How Calais crisis is hitting freight forwarders

Here’s what you need to know about the Calais crisis and how it is affecting both freight companies and smaller businesses whose goods may be delayed in transit.

This week the crisis at Calais crisis reached a new peak with Eurotunnel services temporarily suspended in the face of a burning blockade by French strikers. Nightly incursions into the Channel Tunnel by up to 1,500 migrants and asylum seekers encamped nearby are adding to delays.

It’s the latest in a series of miseries to hit UK freight and logistics companies at Calais, which has seen daily attempts by migrants to board vehicles and long tailbacks as Operation Stack closed sections of the M20 leading to Dover creating a 30-mile queue of 4,600 parked HGVs.

Rob Pike, MD, International Forwarding Ltd (IFL) – an independent transport and logistics company based in the Midlands – has been reposting footage from freight drivers passing through Calais on their way to the UK. He says the situation has escalated even further since French ferry workers started striking in June, and is increasingly concerned about the threat to his drivers and his company’s business as an independent UK haulier.

“The main issue is the French ferry company protesters striking at Calais,” says Mr Pike, who secured his own HGV driver’s licence last month. “However it does have a knock-on effect because the trucks are all at a standstill, making it far easier to be targeted by the migrants and asylum seekers that are there.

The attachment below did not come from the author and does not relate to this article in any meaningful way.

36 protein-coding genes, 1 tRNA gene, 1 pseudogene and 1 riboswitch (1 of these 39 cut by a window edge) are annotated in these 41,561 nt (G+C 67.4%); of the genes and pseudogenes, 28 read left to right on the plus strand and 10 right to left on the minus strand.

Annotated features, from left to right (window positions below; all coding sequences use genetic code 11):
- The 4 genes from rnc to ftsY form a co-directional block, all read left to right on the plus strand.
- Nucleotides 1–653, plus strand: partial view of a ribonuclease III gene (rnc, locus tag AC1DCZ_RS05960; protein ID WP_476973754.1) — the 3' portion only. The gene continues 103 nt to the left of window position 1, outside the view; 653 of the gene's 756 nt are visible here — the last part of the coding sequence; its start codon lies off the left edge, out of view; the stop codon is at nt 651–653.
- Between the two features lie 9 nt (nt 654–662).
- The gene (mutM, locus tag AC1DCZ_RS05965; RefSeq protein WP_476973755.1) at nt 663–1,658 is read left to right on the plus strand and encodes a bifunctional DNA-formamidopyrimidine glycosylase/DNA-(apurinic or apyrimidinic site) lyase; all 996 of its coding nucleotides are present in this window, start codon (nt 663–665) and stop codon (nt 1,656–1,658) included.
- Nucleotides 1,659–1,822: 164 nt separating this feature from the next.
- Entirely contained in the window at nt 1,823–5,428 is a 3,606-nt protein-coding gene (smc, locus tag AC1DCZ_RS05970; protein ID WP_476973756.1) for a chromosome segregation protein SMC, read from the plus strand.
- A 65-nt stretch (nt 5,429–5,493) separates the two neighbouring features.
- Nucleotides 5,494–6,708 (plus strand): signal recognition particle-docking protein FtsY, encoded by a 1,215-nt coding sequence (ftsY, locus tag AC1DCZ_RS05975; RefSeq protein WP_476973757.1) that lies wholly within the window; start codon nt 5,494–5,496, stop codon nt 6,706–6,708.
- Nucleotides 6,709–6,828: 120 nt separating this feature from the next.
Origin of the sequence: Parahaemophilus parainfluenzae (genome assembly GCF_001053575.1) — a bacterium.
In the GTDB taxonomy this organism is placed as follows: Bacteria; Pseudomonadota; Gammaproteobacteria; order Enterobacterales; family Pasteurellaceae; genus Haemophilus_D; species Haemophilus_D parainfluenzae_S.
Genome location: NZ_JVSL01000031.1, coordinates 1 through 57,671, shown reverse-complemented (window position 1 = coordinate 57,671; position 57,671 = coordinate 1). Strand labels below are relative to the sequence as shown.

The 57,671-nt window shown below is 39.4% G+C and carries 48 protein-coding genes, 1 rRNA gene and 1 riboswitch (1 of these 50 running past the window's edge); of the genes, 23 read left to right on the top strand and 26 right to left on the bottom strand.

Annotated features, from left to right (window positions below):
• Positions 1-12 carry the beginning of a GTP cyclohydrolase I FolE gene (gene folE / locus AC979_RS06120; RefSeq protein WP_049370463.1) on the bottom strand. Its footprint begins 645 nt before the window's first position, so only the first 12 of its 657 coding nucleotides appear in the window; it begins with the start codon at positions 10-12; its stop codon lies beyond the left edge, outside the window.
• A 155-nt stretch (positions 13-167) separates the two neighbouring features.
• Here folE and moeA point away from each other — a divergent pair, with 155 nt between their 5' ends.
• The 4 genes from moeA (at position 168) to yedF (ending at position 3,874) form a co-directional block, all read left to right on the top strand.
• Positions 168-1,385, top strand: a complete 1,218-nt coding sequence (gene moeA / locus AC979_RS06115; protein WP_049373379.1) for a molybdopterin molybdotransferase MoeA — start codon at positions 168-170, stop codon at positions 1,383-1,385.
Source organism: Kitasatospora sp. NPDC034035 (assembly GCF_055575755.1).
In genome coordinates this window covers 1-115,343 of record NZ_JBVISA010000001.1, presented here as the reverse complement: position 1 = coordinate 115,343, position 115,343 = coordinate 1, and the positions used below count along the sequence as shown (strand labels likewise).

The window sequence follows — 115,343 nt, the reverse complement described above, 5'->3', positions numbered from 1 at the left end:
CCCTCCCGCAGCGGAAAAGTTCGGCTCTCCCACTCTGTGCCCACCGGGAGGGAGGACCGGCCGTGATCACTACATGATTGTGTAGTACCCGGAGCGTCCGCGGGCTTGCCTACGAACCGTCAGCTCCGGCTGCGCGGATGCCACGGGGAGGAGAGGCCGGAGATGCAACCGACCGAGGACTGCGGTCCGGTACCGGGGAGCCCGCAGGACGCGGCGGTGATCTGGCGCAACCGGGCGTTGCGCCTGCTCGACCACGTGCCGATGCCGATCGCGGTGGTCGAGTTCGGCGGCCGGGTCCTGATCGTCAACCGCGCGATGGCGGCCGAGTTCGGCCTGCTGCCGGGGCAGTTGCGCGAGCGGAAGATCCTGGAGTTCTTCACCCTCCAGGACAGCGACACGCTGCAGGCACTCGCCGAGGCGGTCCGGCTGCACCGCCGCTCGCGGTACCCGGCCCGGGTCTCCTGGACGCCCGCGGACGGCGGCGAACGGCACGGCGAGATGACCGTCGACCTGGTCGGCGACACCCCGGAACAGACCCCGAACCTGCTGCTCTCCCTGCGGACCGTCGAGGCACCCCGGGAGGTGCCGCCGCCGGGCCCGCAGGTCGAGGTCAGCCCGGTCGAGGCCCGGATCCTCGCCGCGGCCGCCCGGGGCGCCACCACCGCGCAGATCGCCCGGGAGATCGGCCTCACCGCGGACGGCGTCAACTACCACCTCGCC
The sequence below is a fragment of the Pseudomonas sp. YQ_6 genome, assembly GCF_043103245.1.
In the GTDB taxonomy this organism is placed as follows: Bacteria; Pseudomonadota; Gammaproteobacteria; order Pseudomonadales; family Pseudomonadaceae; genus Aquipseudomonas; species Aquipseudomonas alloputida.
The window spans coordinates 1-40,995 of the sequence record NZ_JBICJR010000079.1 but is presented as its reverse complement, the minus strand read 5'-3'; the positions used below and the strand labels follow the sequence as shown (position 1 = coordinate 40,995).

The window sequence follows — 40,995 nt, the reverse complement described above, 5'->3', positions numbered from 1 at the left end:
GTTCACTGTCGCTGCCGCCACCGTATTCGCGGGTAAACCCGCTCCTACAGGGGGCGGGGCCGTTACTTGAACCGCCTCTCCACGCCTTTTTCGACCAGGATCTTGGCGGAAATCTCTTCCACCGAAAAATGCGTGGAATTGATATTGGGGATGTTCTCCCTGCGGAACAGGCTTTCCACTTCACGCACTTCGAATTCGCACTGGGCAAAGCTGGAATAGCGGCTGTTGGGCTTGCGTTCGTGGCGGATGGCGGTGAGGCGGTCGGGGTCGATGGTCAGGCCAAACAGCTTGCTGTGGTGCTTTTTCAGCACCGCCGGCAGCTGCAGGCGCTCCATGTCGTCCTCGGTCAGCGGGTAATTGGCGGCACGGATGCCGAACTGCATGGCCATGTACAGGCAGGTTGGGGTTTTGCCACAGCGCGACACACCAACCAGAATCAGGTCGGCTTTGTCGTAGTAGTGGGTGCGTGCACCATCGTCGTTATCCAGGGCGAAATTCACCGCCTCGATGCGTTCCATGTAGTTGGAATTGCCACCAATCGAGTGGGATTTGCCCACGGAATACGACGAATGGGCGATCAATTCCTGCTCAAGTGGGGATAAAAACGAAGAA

“It’s obviously all causing massive delays to imports and exports and, while the big corporate companies can withstand the delays, it’s the smaller businesses whose goods we carry that will be hugely affected by loss of cash flow, which will obviously put them at risk.”

The costs to the UK economy of Operation Stack has been estimated at £250 million a day with the overall trade through the Channel Tunnel valued in the region of £200 billion a year. But it’s freight customers and hauliers who are dealing with the delays and costs on a daily basis.

“As far as IFL goes, we’ve just had to quote customers on transit times and make them aware that everything is subject to access to the ferries and tunnel – and that there isn’t much that can be done about it.

“The new secure parking area (expected in the autumn and said to offer secure space for 200 UK-bound lorries) is welcome for drivers and to protect our loads but industry groups are saying it is too little too late and that it’s just not big enough.”